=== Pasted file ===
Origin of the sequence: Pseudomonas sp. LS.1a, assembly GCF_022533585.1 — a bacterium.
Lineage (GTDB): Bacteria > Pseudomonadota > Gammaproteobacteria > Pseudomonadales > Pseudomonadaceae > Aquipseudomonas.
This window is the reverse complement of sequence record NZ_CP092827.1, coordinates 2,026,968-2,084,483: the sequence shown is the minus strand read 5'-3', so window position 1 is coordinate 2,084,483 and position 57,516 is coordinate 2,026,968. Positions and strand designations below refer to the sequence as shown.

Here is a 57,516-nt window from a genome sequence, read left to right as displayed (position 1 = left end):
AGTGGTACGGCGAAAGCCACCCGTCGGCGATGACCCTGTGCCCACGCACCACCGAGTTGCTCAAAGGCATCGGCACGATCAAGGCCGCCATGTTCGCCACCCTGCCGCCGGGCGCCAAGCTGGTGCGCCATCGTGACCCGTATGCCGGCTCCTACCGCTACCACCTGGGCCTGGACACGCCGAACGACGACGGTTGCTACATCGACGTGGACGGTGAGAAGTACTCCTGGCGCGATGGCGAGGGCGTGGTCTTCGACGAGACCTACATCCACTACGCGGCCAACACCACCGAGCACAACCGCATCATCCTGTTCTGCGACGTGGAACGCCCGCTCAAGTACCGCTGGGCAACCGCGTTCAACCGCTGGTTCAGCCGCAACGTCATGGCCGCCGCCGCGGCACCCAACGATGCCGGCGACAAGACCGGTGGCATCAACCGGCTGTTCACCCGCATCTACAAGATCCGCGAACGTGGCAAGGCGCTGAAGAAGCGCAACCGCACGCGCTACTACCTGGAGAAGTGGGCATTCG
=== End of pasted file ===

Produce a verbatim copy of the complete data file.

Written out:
Origin of the sequence: Pseudomonas sp. LS.1a, assembly GCF_022533585.1 — a bacterium.
Lineage (GTDB): Bacteria > Pseudomonadota > Gammaproteobacteria > Pseudomonadales > Pseudomonadaceae > Aquipseudomonas.
This window is the reverse complement of sequence record NZ_CP092827.1, coordinates 2,026,968-2,084,483: the sequence shown is the minus strand read 5'-3', so window position 1 is coordinate 2,084,483 and position 57,516 is coordinate 2,026,968. Positions and strand designations below refer to the sequence as shown.

Here is a 57,516-nt window from a genome sequence, read left to right as displayed (position 1 = left end):
AGTGGTACGGCGAAAGCCACCCGTCGGCGATGACCCTGTGCCCACGCACCACCGAGTTGCTCAAAGGCATCGGCACGATCAAGGCCGCCATGTTCGCCACCCTGCCGCCGGGCGCCAAGCTGGTGCGCCATCGTGACCCGTATGCCGGCTCCTACCGCTACCACCTGGGCCTGGACACGCCGAACGACGACGGTTGCTACATCGACGTGGACGGTGAGAAGTACTCCTGGCGCGATGGCGAGGGCGTGGTCTTCGACGAGACCTACATCCACTACGCGGCCAACACCACCGAGCACAACCGCATCATCCTGTTCTGCGACGTGGAACGCCCGCTCAAGTACCGCTGGGCAACCGCGTTCAACCGCTGGTTCAGCCGCAACGTCATGGCCGCCGCCGCGGCACCCAACGATGCCGGCGACAAGACCGGTGGCATCAACCGGCTGTTCACCCGCATCTACAAGATCCGCGAACGTGGCAAGGCGCTGAAGAAGCGCAACCGCACGCGCTACTACCTGGAGAAGTGGGCATTCG